Business, size of government discussed at candidate forumPublished 8:32am Thursday, July 15, 2010
By AARON MUELLER
CASSOPOLIS — Jefferson Township Hall played host to a candidate forum for Aug. 3 primary elections Monday night. Two of the candidates running for state Sen. Ron Jelinek’s term-limited 21st district seat were on hand to introduce themselves, while the two candidates looking to end U.S. Rep. Fred Upton’s run also spoke.
Here is a recap of what the candidates had to say in their short speeches.
21st District State Senate
• Todd Griffee, a Niles resident, is a newcomer to politics and called himself “a regular, everyday guy.”
He is running in the Republican primary against current state Rep. John Proos, R-St. Joseph, who earned the endorsements of Fred Upton, R-Mich., and Ron Jelinek, R-Three Oaks, on Monday.
As a small business owner, a former police officer and Army veteran, Griffee said he brings a wealth of different experiences to the table.
“I have unique experiences that give me insight into how this system works,” he told the group of about 30 attendees. “As an army veteran, I have all kinds of organizational leadership skills. As a state trooper, you see how a law is formed, how it’s enforced and how it’s prosecuted.”
As a small business owner, Griffee said small businesses are the key to Michigan’s financial recovery.
“I see all the pitfalls the legislature can put on a small business,” he said. “In this economy, we need to get all of our businesses going. We need to make Michigan competitive and draw businesses into Michigan and allow them to flourish.”
Griffee also said he stands for government that is “smaller, less intrusive and more localized.”
• Scott Elliott, a democrat from Benton Harbor, is a small businessman new to politics. He will face the winner of the Proos-Griffee primary in the general election.
Elliott said he wants to get rid of the “Upton machine,” calling John Proos, who worked on Upton’s staff, “a creature of Upton.”
“For the past 30 years, we’ve had the same kind of misguided leadership,” he said. “We need something else.”
Elliott said a big part of his platform is introducing a graduated income tax that would lower taxes for the bottom 80 percent of Michigan and increase taxes for the 20 percent most wealthy.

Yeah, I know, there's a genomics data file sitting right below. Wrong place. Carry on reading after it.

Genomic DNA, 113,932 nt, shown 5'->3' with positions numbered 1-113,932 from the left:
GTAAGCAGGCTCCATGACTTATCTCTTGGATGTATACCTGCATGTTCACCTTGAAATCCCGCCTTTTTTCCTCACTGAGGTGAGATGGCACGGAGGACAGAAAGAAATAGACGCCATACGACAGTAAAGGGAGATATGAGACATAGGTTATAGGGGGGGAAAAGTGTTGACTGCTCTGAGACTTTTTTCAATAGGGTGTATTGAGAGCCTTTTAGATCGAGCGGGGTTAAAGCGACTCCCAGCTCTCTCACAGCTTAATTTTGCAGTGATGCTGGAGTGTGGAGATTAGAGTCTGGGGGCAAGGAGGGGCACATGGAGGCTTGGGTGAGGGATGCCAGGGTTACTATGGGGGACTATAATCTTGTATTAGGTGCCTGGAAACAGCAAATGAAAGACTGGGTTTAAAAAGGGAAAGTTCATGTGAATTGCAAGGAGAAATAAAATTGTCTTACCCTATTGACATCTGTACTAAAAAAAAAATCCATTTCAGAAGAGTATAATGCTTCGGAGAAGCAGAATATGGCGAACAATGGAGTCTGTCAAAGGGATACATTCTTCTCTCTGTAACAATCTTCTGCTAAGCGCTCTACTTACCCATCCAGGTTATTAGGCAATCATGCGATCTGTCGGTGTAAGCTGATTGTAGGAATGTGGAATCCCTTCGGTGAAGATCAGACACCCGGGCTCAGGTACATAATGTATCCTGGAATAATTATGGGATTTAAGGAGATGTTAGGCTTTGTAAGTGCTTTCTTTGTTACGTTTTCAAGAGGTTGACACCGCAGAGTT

“We need a fair tax system for everyone,” Elliott said.
Elliott also believes supporting local agriculture, manufacturing and small businesses will help repair the Michigan economy. He also supports developing renewable energy sources.
6th District U.S. House of Representatives
• Jack Hoogendyk, a Kalamazoo resident, is facing off with Fred Upton, who has held the 6th district seat since 1987, in the Republican primary.
Hoogendyk served in the state House of Representatives for three terms from 2002 to 2008.
He said those currently serving in Washington “have forgotten that the Constitution is supposed to limit government and protect individual liberty.”
Hoogendyk also questioned Upton’s voting record, including his support of Obama’s Omnibus Appropriations Act that increased federal spending by $32 billion.
As a fiscal conservative, Hoogendyk said he never voted for a tax increase during his service in the Michigan House. He also pointed out he is “100 percent pro-life” and is endorsed by Right to Life.
• Don Cooney, a democrat from Kalamazoo, will face the winner of the Upton-Hoogendyk Republican primary in the November general election.
Cooney is a seven-term Kalamazoo city commissioner and associate professor of social work at Western Michigan University. He ran against Upton in the last election and earned more votes than any democrat has before against Upton.
Although Cooney and Hoogendyk disagree on many issues, Cooney said they both want to “wish Fred Upton a happy retirement.”
Cooney said he is running for congress simply to serve the people.
“I want to be a congressman that listens to people and that takes the concerns of the people and fights for them in Washington,” he said.